Getting Over Math:
Learning Math in the Real World
By Anna Hoffstrom
A few months ago, I found myself on a shopping trip
in Helsinki. Finland – where I live – is a pretty small country, all things
considered, and Helsinki is the only decent place to get some good clothes.
Even more importantly, it’s the only good place to buy some good books.
The garden shelves caught my attention first, but not for long. I moved
onward, skipped the math section, and looked at books on literature, then
business, then history. I browsed almost every shelf, and enjoyed every
minute of it. But I still didn’t look at any of the math books. Good riddance,
I thought. I didn’t need them anyway.
I was browsing the paperback science section when
I found a book I thought I would buy. It was about Nature’s symmetry, something
I’ve always found fascinating. It’s something we’ve all come across: You
find it in starfish, snowflakes, the seedpods of an apple, leaves, and even,
perhaps especially, in ourselves. Even our brains are wired to find symmetry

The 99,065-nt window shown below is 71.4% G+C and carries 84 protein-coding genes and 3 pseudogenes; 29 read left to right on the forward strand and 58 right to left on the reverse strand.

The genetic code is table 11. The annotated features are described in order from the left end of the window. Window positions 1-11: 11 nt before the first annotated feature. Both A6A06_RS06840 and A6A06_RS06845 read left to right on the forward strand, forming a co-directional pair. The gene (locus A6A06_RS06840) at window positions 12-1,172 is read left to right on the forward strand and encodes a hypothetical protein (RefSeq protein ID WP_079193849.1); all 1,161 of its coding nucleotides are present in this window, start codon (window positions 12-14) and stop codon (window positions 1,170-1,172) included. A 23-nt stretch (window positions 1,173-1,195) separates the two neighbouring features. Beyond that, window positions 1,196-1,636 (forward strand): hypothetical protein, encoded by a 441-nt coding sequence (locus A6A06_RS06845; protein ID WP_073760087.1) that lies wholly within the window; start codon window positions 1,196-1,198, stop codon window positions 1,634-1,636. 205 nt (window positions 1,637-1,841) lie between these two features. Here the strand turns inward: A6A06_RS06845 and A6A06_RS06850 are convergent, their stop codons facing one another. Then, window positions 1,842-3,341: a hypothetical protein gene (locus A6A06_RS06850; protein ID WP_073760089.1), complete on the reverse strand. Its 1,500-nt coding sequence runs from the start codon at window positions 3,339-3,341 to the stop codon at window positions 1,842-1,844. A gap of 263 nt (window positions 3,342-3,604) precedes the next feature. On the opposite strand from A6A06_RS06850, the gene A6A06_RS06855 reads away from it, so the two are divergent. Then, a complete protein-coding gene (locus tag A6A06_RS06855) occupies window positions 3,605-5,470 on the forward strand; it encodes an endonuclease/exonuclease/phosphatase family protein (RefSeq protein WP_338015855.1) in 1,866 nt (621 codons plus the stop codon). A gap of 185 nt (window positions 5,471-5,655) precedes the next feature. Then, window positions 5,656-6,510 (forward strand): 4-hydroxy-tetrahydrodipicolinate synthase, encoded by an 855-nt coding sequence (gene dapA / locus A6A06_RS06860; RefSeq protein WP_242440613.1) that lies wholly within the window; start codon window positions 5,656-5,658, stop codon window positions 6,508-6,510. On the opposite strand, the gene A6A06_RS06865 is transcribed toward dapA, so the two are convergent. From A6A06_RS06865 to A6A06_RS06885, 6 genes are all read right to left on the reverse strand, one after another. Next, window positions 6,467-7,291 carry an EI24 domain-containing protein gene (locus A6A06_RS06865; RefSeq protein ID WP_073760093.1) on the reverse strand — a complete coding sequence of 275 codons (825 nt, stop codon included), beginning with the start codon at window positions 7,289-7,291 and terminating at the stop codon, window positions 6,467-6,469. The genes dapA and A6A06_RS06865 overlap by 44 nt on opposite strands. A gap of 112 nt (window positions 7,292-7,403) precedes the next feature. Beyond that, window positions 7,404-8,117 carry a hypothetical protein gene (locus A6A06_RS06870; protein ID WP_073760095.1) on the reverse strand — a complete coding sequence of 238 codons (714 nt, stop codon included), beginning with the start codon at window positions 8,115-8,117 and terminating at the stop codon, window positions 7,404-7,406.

beautiful. It took me a minute to realize I was reading a math book. After
another, I realized I didn’t mind reading about math after all.
Why Math Matters
Conventional schooling tells us every child deserves
an equal opportunity, and I agree. Children do deserve equal opportunities.
School just has a funny way of showing it, especially when it comes to math.
When I was in school we had math almost every day,
even in elementary school. It was a fiftyfive minute block of the day for
six years of my life, and it quickly became my least favorite subject. The
numbers we practiced and counted and learned about were so detached from